Anadarko Petroleum, one of the biggest US independent oil and gas companies, has decided to err on the side of caution – something it wishes the government would do when setting energy policy.
With natural gas prices far below last year’s highs and the economic downturn and banking crisis contributing to a credit squeeze, the Texas company just finished an offering of 30m shares of common stock to raise about $1.3bn operating funds.
Jim Hackett, chief executive, told the FT that if natural gas prices continued to soften, the company would have had to look for funding later in the year and, by then, the markets could have worsened. “We thought we’d take some execution risk off the table,” he says.
Anadarko has big projects ongoing in West Africa, Brazil, the deep water Gulf of Mexico and the Marcellus natural gas shale play in Pennsylvania.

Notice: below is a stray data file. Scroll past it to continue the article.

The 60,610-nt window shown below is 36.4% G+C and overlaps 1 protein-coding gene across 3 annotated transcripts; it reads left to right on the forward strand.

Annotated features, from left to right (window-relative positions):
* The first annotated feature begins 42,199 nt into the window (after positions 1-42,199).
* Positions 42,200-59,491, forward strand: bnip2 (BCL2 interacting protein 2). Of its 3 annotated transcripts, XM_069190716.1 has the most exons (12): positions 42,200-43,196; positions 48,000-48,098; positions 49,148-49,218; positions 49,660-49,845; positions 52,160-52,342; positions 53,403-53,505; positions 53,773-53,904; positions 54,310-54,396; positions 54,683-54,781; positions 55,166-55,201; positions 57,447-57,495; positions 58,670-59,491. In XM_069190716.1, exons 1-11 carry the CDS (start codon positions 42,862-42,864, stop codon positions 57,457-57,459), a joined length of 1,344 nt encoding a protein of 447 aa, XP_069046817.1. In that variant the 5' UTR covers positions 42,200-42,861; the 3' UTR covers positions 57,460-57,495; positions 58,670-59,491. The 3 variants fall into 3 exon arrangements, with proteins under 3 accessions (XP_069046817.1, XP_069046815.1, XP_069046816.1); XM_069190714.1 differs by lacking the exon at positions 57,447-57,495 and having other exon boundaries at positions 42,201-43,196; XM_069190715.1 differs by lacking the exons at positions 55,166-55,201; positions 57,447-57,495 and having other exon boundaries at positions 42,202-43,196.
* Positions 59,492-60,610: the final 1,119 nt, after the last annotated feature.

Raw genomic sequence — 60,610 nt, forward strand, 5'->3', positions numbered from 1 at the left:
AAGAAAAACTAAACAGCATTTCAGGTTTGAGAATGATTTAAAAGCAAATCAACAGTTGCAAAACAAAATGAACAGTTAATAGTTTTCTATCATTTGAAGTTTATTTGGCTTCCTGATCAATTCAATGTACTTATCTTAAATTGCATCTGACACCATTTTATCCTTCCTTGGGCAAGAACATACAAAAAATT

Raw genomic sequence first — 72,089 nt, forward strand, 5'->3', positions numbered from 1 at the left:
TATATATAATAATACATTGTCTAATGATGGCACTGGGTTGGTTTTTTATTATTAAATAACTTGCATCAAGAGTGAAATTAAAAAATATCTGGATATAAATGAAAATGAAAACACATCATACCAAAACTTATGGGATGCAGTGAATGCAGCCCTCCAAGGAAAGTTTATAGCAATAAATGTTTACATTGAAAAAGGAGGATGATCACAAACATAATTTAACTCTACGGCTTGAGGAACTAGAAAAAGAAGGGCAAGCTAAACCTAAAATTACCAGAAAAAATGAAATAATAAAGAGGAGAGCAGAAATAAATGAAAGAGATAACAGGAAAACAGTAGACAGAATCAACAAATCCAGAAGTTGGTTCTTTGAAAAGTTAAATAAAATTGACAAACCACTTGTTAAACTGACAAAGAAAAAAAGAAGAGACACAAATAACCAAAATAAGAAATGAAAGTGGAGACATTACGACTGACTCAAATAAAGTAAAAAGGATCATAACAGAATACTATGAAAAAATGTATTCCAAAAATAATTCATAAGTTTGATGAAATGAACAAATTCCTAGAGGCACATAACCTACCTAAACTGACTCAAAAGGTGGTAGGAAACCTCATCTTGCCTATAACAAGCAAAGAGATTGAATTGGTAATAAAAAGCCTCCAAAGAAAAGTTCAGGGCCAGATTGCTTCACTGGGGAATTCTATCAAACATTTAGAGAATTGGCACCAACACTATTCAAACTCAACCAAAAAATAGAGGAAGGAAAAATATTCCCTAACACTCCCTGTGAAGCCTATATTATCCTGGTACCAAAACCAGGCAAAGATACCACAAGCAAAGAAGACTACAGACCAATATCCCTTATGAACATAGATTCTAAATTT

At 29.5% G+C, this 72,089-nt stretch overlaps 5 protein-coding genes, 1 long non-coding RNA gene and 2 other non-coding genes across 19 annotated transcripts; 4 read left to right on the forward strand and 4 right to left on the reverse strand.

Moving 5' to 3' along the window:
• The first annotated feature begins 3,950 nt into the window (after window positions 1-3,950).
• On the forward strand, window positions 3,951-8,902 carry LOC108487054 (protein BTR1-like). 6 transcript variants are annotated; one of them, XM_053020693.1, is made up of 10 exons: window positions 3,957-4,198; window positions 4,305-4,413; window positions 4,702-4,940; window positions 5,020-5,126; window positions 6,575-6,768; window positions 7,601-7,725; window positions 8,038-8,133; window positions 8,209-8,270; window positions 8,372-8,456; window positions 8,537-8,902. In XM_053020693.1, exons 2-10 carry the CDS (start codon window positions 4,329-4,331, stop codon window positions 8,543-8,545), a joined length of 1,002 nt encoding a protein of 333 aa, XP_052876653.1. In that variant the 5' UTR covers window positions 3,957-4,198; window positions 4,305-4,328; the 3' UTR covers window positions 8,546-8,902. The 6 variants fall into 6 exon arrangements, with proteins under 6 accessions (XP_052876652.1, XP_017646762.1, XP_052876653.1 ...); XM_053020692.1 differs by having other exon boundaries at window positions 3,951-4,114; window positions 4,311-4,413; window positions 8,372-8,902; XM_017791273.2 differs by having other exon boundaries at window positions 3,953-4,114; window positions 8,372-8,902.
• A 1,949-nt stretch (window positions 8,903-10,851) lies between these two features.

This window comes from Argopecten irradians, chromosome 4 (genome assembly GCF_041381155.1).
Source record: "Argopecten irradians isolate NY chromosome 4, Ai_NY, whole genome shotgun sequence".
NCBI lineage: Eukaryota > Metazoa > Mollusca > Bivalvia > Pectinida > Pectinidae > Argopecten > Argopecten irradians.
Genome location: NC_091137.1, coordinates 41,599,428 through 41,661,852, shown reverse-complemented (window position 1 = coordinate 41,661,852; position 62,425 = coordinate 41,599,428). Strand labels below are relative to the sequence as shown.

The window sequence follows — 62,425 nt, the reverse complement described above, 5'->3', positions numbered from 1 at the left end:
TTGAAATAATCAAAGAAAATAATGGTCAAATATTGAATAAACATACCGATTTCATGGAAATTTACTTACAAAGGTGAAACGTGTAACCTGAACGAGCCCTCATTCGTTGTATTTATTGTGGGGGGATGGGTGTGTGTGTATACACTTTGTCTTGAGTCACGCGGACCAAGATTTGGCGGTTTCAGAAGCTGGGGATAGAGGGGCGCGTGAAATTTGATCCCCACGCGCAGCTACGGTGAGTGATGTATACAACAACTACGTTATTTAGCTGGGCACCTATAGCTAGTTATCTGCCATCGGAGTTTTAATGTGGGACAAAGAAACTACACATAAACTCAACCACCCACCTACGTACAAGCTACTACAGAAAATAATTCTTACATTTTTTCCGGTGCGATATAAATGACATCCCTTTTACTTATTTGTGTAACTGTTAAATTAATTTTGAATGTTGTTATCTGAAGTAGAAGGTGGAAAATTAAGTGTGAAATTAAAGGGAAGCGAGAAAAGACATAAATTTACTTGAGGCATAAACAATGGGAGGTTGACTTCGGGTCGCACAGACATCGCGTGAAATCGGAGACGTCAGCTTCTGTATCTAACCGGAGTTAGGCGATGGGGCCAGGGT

A few years ago, he said, Anadarko would have said it was not so good to be in some international plays, but now he is starting to feel that way toward those in the US.
We find ourselves facing higher taxes and changes in legislation manipulated to penalise the domestic oil and gas exploration and production. All of these things make the US a less interesting place to invest.
If such legislation passes, Mr Hackett said it would make Anadarko pull back in the US. For it seems the government is not for allowing for a moderate, science-based path to more environmentally efficient and cleaner energy, instead favoring a political path. One only needs to look at ethanol, he says, to see that as a disastrous approach. “We’re scared to death of certain governments trying to manage the energy future,” he says.